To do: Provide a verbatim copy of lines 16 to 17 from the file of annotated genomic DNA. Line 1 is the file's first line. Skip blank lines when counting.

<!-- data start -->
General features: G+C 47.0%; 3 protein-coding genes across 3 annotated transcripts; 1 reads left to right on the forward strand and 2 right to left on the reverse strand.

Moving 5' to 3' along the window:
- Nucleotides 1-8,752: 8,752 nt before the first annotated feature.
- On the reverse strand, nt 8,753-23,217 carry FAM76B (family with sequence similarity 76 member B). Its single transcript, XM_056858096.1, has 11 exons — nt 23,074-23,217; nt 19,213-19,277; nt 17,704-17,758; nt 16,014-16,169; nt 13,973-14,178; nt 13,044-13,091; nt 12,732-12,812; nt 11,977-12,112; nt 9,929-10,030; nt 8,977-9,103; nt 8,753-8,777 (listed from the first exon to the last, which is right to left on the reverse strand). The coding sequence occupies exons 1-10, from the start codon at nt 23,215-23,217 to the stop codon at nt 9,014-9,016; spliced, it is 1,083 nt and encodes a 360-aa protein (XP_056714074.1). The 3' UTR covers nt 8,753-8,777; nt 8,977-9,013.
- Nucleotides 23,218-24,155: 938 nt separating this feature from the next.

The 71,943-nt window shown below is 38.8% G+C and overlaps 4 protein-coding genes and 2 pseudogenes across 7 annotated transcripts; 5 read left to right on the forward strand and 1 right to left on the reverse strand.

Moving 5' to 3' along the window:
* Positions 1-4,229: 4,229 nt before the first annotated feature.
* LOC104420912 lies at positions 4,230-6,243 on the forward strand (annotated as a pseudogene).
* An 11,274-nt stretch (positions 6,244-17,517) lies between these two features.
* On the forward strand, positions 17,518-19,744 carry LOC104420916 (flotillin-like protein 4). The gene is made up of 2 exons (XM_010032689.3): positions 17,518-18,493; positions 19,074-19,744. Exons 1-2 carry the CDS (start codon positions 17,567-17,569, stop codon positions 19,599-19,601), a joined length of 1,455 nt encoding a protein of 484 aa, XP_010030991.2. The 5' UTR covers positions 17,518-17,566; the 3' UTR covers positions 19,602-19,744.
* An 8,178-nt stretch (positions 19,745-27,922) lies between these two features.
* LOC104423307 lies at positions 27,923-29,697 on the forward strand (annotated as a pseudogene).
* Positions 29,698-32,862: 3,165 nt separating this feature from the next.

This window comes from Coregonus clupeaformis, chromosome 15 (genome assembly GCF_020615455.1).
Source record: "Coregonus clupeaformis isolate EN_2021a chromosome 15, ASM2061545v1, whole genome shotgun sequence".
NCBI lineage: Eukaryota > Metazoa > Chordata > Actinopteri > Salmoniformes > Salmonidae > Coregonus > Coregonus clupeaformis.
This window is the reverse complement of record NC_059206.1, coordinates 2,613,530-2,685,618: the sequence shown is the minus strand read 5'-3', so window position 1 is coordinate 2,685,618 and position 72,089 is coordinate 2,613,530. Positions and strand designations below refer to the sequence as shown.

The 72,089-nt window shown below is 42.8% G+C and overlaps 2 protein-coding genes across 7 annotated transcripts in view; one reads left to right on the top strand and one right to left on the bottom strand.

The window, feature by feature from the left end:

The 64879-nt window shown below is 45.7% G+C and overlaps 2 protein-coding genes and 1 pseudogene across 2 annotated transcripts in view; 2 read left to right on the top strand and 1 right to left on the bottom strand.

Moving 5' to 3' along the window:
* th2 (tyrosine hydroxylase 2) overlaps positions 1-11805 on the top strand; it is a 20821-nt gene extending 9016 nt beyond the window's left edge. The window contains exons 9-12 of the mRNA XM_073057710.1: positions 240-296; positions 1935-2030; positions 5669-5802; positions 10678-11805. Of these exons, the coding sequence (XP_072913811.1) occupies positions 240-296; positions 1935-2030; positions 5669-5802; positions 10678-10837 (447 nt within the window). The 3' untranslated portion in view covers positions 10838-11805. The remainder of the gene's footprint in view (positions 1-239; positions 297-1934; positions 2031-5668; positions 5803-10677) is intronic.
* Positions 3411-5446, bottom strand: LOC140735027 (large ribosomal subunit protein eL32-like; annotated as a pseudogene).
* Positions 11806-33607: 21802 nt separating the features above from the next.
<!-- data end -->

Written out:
Source record: "Coregonus clupeaformis isolate EN_2021a chromosome 15, ASM2061545v1, whole genome shotgun sequence".
NCBI lineage: Eukaryota > Metazoa > Chordata > Actinopteri > Salmoniformes > Salmonidae > Coregonus > Coregonus clupeaformis.